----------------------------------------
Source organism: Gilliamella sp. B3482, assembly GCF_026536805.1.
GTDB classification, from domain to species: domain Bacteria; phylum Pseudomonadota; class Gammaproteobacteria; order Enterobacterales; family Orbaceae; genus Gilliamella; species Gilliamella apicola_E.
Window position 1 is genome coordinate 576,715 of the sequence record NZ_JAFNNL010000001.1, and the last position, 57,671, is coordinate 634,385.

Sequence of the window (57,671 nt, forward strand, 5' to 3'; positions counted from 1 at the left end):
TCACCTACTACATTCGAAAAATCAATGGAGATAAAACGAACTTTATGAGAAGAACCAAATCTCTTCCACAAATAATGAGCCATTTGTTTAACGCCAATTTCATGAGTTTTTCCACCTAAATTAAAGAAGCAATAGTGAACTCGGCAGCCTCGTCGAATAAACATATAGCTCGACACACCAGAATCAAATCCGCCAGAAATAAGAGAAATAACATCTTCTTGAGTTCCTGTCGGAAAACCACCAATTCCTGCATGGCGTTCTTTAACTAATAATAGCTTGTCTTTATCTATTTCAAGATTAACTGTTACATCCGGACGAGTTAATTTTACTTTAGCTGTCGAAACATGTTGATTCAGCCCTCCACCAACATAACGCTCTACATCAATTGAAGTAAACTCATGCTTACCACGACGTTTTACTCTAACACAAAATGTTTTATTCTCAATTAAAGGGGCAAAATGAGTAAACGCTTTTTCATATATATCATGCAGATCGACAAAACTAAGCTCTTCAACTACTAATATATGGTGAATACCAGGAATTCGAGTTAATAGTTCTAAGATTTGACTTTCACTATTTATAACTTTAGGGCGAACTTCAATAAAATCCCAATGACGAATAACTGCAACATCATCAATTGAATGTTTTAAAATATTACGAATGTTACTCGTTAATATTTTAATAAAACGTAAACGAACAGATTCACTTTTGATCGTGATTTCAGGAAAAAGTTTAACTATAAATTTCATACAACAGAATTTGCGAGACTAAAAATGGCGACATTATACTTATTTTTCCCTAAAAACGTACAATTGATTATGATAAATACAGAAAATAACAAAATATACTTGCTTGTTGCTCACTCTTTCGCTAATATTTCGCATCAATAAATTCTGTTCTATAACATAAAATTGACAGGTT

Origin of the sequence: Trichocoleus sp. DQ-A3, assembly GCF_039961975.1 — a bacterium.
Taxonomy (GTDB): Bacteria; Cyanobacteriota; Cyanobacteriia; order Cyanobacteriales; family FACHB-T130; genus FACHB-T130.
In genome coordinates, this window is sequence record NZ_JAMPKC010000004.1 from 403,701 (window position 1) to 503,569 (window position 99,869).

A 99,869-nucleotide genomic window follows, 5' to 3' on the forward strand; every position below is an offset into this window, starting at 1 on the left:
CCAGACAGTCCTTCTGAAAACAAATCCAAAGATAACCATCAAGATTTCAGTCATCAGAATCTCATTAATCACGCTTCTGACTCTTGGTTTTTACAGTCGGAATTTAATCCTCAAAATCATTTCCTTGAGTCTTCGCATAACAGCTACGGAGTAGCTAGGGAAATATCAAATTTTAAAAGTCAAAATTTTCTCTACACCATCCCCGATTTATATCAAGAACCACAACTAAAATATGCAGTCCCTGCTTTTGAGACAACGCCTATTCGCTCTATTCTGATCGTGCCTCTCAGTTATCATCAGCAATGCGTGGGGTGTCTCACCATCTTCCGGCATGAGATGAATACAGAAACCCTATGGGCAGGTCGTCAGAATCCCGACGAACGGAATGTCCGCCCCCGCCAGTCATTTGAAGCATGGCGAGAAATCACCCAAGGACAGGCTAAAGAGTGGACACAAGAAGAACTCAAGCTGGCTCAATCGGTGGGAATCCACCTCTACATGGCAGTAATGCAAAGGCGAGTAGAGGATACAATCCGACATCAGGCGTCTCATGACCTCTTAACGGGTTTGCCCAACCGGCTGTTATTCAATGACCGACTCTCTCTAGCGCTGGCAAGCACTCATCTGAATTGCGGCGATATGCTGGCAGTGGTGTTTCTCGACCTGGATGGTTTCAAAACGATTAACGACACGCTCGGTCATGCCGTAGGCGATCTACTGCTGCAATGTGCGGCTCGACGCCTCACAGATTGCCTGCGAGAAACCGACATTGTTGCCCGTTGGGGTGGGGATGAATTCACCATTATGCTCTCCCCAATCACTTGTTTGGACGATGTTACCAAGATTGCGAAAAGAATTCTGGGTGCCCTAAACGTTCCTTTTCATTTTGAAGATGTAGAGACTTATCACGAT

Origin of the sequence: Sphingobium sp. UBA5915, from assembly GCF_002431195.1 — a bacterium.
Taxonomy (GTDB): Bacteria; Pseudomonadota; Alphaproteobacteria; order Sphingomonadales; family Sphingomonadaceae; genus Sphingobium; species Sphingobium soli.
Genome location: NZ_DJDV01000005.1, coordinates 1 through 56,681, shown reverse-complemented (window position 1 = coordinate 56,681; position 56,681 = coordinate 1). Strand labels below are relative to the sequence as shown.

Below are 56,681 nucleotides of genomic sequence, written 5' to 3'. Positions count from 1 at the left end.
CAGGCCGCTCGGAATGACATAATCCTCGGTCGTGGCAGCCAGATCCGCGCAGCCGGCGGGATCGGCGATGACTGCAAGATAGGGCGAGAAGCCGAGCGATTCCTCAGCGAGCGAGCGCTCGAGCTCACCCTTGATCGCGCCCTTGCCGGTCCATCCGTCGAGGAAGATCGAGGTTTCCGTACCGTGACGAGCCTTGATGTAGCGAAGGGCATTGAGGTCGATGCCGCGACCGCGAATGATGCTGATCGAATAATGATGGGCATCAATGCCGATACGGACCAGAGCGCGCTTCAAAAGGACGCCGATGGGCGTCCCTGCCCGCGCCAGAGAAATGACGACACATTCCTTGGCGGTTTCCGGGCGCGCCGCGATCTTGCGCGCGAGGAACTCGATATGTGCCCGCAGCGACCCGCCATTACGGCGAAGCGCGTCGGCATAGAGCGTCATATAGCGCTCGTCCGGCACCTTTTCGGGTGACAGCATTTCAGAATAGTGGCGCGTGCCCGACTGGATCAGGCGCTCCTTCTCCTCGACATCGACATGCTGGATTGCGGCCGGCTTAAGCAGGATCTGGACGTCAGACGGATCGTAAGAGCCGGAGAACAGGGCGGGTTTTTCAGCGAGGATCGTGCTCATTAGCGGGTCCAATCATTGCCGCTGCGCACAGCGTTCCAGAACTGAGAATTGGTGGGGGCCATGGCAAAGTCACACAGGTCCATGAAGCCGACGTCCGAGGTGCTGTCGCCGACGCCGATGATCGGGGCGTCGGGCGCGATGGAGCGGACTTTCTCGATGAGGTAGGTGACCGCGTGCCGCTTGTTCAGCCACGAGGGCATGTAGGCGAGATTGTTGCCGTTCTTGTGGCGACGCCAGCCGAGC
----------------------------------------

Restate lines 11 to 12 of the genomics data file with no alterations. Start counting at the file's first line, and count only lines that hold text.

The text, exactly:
Origin of the sequence: Sphingobium sp. UBA5915, from assembly GCF_002431195.1 — a bacterium.
Taxonomy (GTDB): Bacteria; Pseudomonadota; Alphaproteobacteria; order Sphingomonadales; family Sphingomonadaceae; genus Sphingobium; species Sphingobium soli.